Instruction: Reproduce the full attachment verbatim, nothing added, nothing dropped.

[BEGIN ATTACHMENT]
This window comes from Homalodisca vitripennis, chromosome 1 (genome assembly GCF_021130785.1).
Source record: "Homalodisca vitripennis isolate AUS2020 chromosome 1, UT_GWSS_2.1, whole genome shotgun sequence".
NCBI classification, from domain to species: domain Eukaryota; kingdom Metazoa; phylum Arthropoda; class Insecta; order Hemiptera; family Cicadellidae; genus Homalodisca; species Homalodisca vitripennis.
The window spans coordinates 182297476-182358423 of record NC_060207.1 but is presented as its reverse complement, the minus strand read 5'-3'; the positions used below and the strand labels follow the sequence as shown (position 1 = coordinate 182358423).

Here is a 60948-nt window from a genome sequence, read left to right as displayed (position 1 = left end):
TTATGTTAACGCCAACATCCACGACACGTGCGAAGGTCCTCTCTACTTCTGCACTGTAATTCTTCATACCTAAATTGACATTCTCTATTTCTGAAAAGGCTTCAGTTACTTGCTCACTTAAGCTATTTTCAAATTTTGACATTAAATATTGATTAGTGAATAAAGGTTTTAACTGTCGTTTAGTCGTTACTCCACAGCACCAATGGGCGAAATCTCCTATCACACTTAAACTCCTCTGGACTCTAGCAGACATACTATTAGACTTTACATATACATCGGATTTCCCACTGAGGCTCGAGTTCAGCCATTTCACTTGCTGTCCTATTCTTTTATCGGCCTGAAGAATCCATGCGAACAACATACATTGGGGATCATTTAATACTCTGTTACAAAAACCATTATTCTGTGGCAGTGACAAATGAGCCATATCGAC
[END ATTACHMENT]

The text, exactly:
This window comes from Homalodisca vitripennis, chromosome 1 (genome assembly GCF_021130785.1).
Source record: "Homalodisca vitripennis isolate AUS2020 chromosome 1, UT_GWSS_2.1, whole genome shotgun sequence".
NCBI classification, from domain to species: domain Eukaryota; kingdom Metazoa; phylum Arthropoda; class Insecta; order Hemiptera; family Cicadellidae; genus Homalodisca; species Homalodisca vitripennis.
The window spans coordinates 182297476-182358423 of record NC_060207.1 but is presented as its reverse complement, the minus strand read 5'-3'; the positions used below and the strand labels follow the sequence as shown (position 1 = coordinate 182358423).

Here is a 60948-nt window from a genome sequence, read left to right as displayed (position 1 = left end):
TTATGTTAACGCCAACATCCACGACACGTGCGAAGGTCCTCTCTACTTCTGCACTGTAATTCTTCATACCTAAATTGACATTCTCTATTTCTGAAAAGGCTTCAGTTACTTGCTCACTTAAGCTATTTTCAAATTTTGACATTAAATATTGATTAGTGAATAAAGGTTTTAACTGTCGTTTAGTCGTTACTCCACAGCACCAATGGGCGAAATCTCCTATCACACTTAAACTCCTCTGGACTCTAGCAGACATACTATTAGACTTTACATATACATCGGATTTCCCACTGAGGCTCGAGTTCAGCCATTTCACTTGCTGTCCTATTCTTTTATCGGCCTGAAGAATCCATGCGAACAACATACATTGGGGATCATTTAATACTCTGTTACAAAAACCATTATTCTGTGGCAGTGACAAATGAGCCATATCGAC